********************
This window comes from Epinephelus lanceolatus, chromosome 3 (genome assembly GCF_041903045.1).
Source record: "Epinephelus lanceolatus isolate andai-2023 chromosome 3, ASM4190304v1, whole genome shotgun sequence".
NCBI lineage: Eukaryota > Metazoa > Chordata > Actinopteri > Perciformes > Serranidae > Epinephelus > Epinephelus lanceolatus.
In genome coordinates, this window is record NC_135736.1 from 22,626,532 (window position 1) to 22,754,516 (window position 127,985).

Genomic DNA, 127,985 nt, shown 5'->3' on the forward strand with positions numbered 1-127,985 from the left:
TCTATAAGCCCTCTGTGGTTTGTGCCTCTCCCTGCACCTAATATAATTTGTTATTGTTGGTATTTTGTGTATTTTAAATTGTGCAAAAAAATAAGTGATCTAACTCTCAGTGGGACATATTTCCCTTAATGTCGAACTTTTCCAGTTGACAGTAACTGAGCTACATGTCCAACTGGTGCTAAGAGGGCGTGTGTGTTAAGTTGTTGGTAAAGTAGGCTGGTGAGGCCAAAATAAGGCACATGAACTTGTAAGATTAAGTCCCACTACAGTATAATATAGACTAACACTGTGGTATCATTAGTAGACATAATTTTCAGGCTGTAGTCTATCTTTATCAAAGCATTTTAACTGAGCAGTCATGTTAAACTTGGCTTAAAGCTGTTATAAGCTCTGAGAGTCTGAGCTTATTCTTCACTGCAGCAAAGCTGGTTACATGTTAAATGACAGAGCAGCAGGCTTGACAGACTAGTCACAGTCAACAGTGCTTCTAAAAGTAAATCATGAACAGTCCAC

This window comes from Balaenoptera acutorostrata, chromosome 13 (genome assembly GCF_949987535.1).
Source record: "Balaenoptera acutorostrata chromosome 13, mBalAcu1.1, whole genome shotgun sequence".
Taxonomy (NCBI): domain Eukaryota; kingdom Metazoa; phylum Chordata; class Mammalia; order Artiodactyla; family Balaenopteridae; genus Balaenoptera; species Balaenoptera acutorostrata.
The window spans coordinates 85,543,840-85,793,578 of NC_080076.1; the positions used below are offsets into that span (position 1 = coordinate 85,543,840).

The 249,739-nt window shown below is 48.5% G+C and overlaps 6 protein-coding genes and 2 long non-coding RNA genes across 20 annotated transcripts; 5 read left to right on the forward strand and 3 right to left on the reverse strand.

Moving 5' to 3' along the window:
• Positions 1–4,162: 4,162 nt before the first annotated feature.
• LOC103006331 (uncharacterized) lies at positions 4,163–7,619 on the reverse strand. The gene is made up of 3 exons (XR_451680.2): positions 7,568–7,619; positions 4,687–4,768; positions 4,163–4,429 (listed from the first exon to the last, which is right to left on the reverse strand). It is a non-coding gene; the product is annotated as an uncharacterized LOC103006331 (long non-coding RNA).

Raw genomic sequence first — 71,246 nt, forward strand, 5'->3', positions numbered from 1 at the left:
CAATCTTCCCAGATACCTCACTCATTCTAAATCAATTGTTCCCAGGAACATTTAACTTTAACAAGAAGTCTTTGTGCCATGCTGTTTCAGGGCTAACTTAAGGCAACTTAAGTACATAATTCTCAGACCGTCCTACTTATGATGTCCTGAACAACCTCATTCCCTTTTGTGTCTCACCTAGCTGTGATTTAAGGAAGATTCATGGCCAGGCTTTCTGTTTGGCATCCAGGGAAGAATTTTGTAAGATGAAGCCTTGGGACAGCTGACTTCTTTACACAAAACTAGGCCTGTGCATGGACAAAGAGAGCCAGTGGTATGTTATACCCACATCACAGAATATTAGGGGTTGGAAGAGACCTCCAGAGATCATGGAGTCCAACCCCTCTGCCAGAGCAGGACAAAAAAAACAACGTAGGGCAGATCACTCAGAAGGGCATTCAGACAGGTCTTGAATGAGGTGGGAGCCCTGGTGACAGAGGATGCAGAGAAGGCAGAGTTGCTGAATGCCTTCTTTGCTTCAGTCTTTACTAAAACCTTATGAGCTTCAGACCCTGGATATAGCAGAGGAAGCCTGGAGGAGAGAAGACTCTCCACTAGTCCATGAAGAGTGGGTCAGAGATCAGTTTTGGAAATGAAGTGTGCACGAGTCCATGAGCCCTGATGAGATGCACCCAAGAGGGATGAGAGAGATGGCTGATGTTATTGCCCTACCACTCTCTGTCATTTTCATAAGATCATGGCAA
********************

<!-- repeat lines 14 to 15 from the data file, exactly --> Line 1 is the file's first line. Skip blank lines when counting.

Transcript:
• LOC103006331 (uncharacterized) lies at positions 4,163–7,619 on the reverse strand. The gene is made up of 3 exons (XR_451680.2): positions 7,568–7,619; positions 4,687–4,768; positions 4,163–4,429 (listed from the first exon to the last, which is right to left on the reverse strand). It is a non-coding gene; the product is annotated as an uncharacterized LOC103006331 (long non-coding RNA).

Raw genomic sequence first — 71,246 nt, forward strand, 5'->3', positions numbered from 1 at the left: